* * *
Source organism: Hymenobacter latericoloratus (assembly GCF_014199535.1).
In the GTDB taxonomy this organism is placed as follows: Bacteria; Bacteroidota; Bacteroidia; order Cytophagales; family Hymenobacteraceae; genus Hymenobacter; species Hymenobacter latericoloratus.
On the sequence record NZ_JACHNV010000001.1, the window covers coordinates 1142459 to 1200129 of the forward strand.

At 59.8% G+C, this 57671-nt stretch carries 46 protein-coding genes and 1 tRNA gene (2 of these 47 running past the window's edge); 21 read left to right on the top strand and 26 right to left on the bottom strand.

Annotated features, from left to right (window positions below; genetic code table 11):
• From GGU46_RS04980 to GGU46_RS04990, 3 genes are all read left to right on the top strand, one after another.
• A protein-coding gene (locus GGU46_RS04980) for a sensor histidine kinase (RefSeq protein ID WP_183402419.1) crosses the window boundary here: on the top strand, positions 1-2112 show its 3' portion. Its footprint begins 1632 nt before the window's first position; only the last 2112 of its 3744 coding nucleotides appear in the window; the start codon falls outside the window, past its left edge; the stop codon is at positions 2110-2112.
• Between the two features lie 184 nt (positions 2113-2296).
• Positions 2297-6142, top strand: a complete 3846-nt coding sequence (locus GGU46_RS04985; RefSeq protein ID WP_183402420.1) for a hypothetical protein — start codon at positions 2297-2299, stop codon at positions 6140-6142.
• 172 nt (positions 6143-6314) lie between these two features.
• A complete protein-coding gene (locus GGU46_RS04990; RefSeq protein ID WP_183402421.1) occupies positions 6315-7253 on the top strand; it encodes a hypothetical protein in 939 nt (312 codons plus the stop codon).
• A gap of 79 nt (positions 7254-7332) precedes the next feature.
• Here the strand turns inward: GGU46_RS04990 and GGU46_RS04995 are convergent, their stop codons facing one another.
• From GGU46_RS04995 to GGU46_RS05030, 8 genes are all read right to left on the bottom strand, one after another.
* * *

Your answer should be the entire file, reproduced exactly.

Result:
Source organism: Hymenobacter latericoloratus (assembly GCF_014199535.1).
In the GTDB taxonomy this organism is placed as follows: Bacteria; Bacteroidota; Bacteroidia; order Cytophagales; family Hymenobacteraceae; genus Hymenobacter; species Hymenobacter latericoloratus.
On the sequence record NZ_JACHNV010000001.1, the window covers coordinates 1142459 to 1200129 of the forward strand.

At 59.8% G+C, this 57671-nt stretch carries 46 protein-coding genes and 1 tRNA gene (2 of these 47 running past the window's edge); 21 read left to right on the top strand and 26 right to left on the bottom strand.

Annotated features, from left to right (window positions below; genetic code table 11):
• From GGU46_RS04980 to GGU46_RS04990, 3 genes are all read left to right on the top strand, one after another.
• A protein-coding gene (locus GGU46_RS04980) for a sensor histidine kinase (RefSeq protein ID WP_183402419.1) crosses the window boundary here: on the top strand, positions 1-2112 show its 3' portion. Its footprint begins 1632 nt before the window's first position; only the last 2112 of its 3744 coding nucleotides appear in the window; the start codon falls outside the window, past its left edge; the stop codon is at positions 2110-2112.
• Between the two features lie 184 nt (positions 2113-2296).
• Positions 2297-6142, top strand: a complete 3846-nt coding sequence (locus GGU46_RS04985; RefSeq protein ID WP_183402420.1) for a hypothetical protein — start codon at positions 2297-2299, stop codon at positions 6140-6142.
• 172 nt (positions 6143-6314) lie between these two features.
• A complete protein-coding gene (locus GGU46_RS04990; RefSeq protein ID WP_183402421.1) occupies positions 6315-7253 on the top strand; it encodes a hypothetical protein in 939 nt (312 codons plus the stop codon).
• A gap of 79 nt (positions 7254-7332) precedes the next feature.
• Here the strand turns inward: GGU46_RS04990 and GGU46_RS04995 are convergent, their stop codons facing one another.
• From GGU46_RS04995 to GGU46_RS05030, 8 genes are all read right to left on the bottom strand, one after another.